During October (2017) I will write a program per day for some well-known numerical methods in both Python and Julia. It is intended to be an exercise then don't expect the code to be good enough for real use. Also, I should mention that I have almost no experience with Julia, so it probably won't be idiomatic Julia but more Python-like Julia.
Today we have the Ritz method to solve the equation:
The method consist in forming a functional that is equivalent to the differential equation, propose an approximation as a linear combination of a set of basis functions and find the best set of coefficients for that combination. That best solution is found minimizing the functional.
The functional for this differential equation is
In this case, we are using the approximation
where we picked the factor \(x (1 - x)\) to enforce that the basis functions satisfy the boundary conditions. The approximated functional reads
where, in general, we will need to perform numerical integration for the second term.
Minimizing the functional
we obtain the system of equations
We will test the implementation with the function \(f(x) = x^3\), that leads to the solution
Following are the codes.
from __future__ import division, print_function import numpy as np from scipy.integrate import quad from scipy.linalg import solve import matplotlib.pyplot as plt def ritz(N, source): stiff_mat = np.zeros((N, N)) rhs = np.zeros((N)) for row in range(N): for col in range(N): numer = (2 + 2*row + 2*col + 2*row*col) denom = (row + col + 1) * (row + col + 2) * (row + col + 3) stiff_mat[row, col] = numer/denom fun = lambda x: x**(row + 1)*(1 - x)*source(x) rhs[row], _ = quad(fun, 0, 1) return stiff_mat, rhs N = 2 source = lambda x: x**3 mat, rhs = ritz(N, source) c = solve(mat, -rhs) x = np.linspace(0, 1, 100) y = np.zeros_like(x) for cont in range(N): y += c[cont]*x**(cont + 1)*(1 - x) #%% Plotting plt.figure(figsize=(4, 3)) plt.plot(x, y) plt.plot(x, x*(x**4 - 1)/20, linestyle="dashed") plt.xlabel(r"$x$") plt.ylabel(r"$y$") plt.legend(["Ritz solution", "Exact solution"]) plt.tight_layout() plt.show()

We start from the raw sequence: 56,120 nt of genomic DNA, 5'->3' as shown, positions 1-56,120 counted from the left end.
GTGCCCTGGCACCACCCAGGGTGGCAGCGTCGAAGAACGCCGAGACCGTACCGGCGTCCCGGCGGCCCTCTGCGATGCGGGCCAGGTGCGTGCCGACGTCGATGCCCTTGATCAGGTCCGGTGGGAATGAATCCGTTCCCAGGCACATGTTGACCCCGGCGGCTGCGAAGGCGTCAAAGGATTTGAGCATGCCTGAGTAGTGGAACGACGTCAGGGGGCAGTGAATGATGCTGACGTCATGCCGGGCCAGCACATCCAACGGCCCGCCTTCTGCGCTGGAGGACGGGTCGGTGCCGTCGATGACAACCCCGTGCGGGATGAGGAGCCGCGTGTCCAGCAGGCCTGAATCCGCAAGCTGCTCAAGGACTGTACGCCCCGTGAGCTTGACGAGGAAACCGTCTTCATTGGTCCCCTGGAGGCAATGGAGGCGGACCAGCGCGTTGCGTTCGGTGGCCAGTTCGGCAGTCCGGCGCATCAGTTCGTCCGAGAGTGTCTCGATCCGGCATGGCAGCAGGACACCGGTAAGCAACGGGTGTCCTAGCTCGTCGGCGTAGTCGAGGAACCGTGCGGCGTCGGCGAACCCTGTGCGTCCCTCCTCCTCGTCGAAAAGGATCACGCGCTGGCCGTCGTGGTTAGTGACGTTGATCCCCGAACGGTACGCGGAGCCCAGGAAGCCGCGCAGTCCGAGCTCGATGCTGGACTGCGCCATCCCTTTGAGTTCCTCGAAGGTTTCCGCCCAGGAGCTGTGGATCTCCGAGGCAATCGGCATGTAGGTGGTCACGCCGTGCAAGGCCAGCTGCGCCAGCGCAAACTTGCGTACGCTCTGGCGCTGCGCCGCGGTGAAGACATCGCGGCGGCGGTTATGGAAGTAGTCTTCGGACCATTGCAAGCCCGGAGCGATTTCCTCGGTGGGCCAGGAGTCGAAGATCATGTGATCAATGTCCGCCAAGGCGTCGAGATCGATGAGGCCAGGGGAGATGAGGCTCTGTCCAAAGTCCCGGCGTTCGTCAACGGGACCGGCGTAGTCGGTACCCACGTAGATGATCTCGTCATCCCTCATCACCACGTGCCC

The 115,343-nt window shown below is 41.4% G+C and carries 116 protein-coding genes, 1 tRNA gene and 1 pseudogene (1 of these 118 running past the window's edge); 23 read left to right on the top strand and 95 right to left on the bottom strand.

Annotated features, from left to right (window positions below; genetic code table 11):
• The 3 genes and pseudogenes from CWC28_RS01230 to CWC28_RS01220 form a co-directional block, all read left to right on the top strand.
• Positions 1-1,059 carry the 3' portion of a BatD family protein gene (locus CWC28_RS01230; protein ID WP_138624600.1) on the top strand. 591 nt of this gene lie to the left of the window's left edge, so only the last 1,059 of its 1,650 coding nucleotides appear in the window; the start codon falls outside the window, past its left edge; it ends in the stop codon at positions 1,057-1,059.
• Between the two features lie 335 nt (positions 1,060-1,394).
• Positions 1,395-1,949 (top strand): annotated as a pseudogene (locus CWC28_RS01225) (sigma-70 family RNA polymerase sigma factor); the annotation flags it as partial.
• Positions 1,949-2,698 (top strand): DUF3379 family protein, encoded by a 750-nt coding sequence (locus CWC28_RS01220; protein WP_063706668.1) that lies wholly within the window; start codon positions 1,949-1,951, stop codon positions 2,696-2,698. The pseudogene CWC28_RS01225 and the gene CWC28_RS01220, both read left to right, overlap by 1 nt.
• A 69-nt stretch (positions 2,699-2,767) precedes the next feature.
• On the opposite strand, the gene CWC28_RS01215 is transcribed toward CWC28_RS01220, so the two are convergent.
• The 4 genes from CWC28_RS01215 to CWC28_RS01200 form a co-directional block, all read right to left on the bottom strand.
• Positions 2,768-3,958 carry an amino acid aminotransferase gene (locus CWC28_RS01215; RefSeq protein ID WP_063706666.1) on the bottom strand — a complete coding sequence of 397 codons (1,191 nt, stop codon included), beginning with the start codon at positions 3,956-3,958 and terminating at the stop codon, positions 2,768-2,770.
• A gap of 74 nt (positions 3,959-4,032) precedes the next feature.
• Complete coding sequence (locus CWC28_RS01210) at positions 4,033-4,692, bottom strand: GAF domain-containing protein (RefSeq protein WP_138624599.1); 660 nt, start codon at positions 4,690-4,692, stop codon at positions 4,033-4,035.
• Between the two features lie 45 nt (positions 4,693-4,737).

using PyPlot function ritz(N, source) stiff_mat = zeros(N, N) rhs = zeros(N) for row in 0:N-1 for col in 0:N-1 numer = (2 + 2*row + 2*col + 2*row*col) denom = (row + col + 1) * (row + col + 2) * (row + col + 3) stiff_mat[row + 1, col + 1] = numer/denom end fun(x) = x^(row + 1)*(1 - x)*source(x) rhs[row + 1], _ = quadgk(fun, 0, 1) end return stiff_mat, rhs end N = 2 source(x) = x^3 mat, rhs = ritz(N, source) c = -mat\rhs x = linspace(0, 1, 100) y = zeros(x) for cont in 0:N - 1 y += c[cont + 1]*x.^(cont + 1).*(1 - x) end #%% Plotting figure(figsize=(4, 3)) plot(x, y) plot(x, x.*(x.^4 - 1)/20, linestyle="dashed") xlabel(L"$x$") ylabel(L"$y$") legend(["Ritz solution", "Exact solution"]) tight_layout() show()
Both have (almost) the same result, as follows
And if we consider 3 terms in the expansion, we get
Regarding number of lines we have: 38 in Python and 38 in Julia. The comparison
in execution time is done with
%timeit magic command in IPython and
@benchmark in Julia.
BenchmarkTools.Trial: memory estimate: 6.56 KiB allocs estimate: 340 -------------- minimum time: 13.527 μs (0.00% GC) median time: 15.927 μs (0.00% GC) mean time: 17.133 μs (4.50% GC) maximum time: 2.807 ms (97.36% GC) -------------- samples: 10000 evals/sample: 1
In this case, we can say that the Python code is roughly 14 times slower than Julia.